Retire we to our chamber.
A little water clears us of this deed.
How easy is it, then! Your constancy
Hath left you unattended...
Get on your nightgown, lest occasion call us
And show us to be watchers. Be not lost
So poorly in your thoughts. (2.2.67-71)

Lady Macbeth's comments regarding their crime and pragmatic instructions once again demonstrate her calmness under pressure and resolute nature. She understands the importance of making it seem as if they were sleeping during the crime and reiterates the importance of not allowing their thoughts to take possession of them.

Overall, Lady Macbeth demonstrates composure, self-control, and patience by encouraging Macbeth to calm down, following through with the crime, and taking careful precautions in order to get away with the assassination.

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The scene opens with a short soliloquy by Lady Macbeth before her husband arrives. Interestingly, she explains that she has taken a drink to bolster her courage:
That which hath made them drunk hath made me bold.
Further, the alcohol makes it possible for her to take control of the situation ("hath given me fire"):
What hath quenched them [Duncan's servants] hath given me fire.
Not only does she spike the servants' drinks, she admonishes Macbeth to stay calm after he returns from murdering Duncan. Macbeth is deeply upset, or as we might say today, "freaked out," by what he has done, almost raving as he realizes there is no going back to innocence after this night. Lady Macbeth tells him firmly not to think morbid thoughts. She also gives him the practical advice to wash the blood from his hands so that nobody sees him this way:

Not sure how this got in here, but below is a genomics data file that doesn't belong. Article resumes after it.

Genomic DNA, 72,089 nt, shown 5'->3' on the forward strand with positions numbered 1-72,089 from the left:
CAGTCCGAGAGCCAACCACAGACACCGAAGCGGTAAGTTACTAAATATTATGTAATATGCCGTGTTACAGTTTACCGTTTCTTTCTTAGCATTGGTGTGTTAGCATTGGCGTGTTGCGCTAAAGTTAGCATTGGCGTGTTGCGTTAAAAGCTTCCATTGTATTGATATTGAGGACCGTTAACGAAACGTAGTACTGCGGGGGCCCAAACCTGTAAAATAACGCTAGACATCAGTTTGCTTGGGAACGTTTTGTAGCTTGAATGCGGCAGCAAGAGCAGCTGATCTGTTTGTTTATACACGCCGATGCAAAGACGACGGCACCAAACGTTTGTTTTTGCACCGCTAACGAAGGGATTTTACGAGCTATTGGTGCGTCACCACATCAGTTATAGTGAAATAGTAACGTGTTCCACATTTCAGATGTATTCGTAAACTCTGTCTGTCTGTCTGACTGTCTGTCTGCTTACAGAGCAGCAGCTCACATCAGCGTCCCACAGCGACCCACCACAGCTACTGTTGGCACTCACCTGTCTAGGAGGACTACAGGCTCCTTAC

You do unbend your noble strength to think
So brainsickly of things. Go get some water,
And wash this filthy witness from your hand.
 
Because Macbeth won't go back to Duncan's room, Lady Macbeth brings the bloody daggers that Macbeth should have left behind back there, framing the servants. 
 
However, for all of Lady Macbeth's capability in handling the details of the murder, her frailty is foreshadowed when she admits she couldn't murder Duncan herself, saying he looked too much like her father. (That sounds like an excuse.) It's also ironic that while Lady Macbeth chides her husband for worrying about a little blood, she will be the one to sleepwalk and endlessly try to wash the blood from her hands—and eventually will be the one to crack and go mad, while Macbeth grows harder and harder.